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What is a Peroneal Tendon Injury?

A strain is an injury caused by stretching, fraying or tearing of a muscle or tendon, usually caused by an external force on the body. The peroneal tendons are two tendons that lay on the outside of the ankle, just behind the fibula (one of the two bones of the lower leg). Tendons connect muscle to bone and allow the dispersion of force across a joint, necessary for movement.

The peroneal tendons are responsible for turning the foot outwards. These tendons are usually strained by a stretching mechanism, such as when the ankle is turned inwards and rolled under the leg (the same mechanism as a lateral ankle sprain). Other ways the tendons may be injured are from excessive running on sloped surfaces, or from improper running mechanics.

It is possible for the tendons, following injury, to begin sliding out from behind the fibula during movement. This is called “subluxing” of the peroneal tendons. If this occurs, the athlete will normally describe a snapping or popping sensation with ankle movement or during walking.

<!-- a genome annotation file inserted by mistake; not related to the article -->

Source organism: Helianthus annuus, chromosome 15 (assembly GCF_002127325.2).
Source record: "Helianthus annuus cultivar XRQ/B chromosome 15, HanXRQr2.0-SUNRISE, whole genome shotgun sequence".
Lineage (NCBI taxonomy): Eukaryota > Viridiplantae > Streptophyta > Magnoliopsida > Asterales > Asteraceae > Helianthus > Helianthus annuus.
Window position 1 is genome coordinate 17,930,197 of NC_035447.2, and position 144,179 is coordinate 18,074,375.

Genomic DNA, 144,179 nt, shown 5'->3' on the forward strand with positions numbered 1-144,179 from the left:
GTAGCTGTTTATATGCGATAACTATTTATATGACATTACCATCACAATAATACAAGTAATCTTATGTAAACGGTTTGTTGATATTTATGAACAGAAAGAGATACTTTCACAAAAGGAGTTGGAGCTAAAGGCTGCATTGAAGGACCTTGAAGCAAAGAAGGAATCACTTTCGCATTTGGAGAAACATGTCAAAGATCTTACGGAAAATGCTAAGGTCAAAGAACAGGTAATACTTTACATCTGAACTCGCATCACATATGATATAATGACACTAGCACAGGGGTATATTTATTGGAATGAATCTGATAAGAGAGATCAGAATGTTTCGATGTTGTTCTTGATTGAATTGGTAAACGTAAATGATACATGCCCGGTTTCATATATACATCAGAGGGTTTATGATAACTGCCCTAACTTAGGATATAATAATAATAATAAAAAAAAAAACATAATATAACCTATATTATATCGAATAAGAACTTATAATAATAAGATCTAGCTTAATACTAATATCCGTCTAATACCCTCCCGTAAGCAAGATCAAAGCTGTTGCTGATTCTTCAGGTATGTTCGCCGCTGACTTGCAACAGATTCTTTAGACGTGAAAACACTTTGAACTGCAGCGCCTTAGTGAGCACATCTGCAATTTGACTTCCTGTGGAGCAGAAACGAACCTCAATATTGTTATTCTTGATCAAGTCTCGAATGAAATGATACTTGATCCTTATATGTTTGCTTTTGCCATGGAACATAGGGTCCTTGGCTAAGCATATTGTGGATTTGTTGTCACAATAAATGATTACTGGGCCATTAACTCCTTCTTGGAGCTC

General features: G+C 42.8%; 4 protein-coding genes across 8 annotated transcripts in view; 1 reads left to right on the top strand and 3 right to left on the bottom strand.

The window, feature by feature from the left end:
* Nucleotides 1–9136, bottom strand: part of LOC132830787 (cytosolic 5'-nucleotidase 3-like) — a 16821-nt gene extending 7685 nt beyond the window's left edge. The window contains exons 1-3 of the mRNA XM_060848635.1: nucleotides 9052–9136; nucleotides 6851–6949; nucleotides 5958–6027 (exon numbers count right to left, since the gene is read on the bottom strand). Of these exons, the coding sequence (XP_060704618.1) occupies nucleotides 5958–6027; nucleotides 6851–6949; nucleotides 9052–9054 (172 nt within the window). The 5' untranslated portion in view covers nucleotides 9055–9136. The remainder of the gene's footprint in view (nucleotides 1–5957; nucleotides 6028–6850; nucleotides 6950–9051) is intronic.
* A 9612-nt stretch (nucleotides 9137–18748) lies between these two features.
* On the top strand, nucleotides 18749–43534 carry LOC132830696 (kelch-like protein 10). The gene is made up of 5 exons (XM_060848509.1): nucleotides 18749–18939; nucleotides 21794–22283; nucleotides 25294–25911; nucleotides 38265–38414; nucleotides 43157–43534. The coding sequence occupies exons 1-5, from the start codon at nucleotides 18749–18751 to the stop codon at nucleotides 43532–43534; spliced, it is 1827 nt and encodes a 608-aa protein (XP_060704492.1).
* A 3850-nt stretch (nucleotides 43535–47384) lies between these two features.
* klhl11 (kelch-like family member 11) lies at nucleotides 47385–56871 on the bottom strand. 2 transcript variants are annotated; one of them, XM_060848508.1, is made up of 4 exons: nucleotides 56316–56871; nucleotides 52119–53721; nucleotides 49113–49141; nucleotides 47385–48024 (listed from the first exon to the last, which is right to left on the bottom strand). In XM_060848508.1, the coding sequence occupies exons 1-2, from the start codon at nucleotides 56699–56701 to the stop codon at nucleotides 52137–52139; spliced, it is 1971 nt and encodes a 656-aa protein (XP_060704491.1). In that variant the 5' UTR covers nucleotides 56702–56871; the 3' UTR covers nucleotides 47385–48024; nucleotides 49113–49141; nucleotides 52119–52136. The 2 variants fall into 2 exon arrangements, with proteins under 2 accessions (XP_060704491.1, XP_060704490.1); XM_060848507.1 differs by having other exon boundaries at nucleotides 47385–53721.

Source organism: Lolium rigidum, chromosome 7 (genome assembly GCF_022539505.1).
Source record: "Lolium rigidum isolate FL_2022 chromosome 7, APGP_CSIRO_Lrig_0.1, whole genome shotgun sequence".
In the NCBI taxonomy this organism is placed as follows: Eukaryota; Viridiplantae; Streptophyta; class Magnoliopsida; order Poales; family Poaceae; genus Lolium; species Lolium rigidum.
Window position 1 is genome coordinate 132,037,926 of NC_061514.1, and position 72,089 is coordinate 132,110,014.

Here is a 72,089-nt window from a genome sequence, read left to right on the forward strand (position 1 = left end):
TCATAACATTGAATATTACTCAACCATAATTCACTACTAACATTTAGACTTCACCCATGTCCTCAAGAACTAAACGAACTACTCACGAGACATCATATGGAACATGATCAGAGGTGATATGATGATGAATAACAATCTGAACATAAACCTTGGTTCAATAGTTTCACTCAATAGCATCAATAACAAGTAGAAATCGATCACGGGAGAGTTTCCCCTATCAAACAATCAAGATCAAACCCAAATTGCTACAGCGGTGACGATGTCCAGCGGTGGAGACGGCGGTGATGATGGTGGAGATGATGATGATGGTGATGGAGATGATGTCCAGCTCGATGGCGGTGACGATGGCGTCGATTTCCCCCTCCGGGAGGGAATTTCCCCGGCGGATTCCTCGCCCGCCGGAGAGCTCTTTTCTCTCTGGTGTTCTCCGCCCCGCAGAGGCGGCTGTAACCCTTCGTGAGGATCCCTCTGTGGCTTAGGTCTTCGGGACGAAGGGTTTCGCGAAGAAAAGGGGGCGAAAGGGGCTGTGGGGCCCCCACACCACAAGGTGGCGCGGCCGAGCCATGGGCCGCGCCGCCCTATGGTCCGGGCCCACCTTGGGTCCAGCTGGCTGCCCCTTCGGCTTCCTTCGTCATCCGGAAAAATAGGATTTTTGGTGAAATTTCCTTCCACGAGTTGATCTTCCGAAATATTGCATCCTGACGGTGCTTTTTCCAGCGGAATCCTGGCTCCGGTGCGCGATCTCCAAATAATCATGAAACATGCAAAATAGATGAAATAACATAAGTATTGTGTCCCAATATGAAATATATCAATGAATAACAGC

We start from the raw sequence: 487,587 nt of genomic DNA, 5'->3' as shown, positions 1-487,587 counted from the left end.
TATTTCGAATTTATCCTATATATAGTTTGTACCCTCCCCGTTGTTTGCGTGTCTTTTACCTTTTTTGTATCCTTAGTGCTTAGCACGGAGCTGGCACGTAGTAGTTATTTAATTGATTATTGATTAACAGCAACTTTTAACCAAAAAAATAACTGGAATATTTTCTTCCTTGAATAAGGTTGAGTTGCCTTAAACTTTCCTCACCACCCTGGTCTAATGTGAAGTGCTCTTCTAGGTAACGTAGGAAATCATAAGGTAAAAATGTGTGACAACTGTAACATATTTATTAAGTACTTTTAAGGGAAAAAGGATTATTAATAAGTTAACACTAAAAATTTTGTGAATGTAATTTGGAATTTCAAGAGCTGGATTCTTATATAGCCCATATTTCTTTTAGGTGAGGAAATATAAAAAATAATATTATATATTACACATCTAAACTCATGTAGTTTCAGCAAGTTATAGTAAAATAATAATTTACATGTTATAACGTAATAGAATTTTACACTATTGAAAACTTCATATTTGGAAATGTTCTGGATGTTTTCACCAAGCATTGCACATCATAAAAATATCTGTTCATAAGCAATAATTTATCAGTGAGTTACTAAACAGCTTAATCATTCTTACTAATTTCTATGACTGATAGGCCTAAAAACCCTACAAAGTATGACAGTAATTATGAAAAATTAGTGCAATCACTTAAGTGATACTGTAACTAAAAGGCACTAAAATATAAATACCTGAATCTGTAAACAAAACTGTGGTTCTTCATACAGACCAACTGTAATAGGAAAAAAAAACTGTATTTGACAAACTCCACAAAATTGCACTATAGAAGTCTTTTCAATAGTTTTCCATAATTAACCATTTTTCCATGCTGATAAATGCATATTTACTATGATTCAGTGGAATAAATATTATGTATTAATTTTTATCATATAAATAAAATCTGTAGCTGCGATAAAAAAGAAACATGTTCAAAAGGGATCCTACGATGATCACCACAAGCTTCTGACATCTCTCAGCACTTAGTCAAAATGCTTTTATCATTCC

Causes

  • Twisting of the root inwards and underneath the leg (lateral ankle sprain mechanism)
  • A sudden activity that forces your foot upward towards your shin (hard landing from height or sport)
  • Excessive running on incline surfaces
  • Improper running mechanics/footwear

Signs and Symptoms

  • There may be an audible pop or snap heard at the time of injury
  • Pain on the outside of the ankle, especially behind the fibula
  • Possible swelling over the outside aspect of the ankle and lower leg
  • Pain with turning the toes outward

Treatment

Peroneal tendon strains are treated similar to ankle sprains, in the fact that they are normally managed conservatively with rest and appropriate treatment to diminish swelling. Ice, compression and elevation are important as well as rest from any aggravating activity. If the injury is severe enough to inhibit weight bearing, utilization of crutches or a walking boot is common, especially in the acute phase following injury. Once swelling and pain is decreased, it is important to begin to regain normal ankle range of motion as well as proper ankle mechanics and strength for further participation in sport; this is usually accomplished through a bout of physical therapy and home exercises done daily.

Peroneal subluxations are also commonly treated similar to tendon strains, with conservative treatment focused on rest and rehabilitation. If no improvement is made with physical therapy, and snapping and pain continues, surgical intervention is often necessary to put the tendons back in their normal position and tighten the structure that normally holds them in place.

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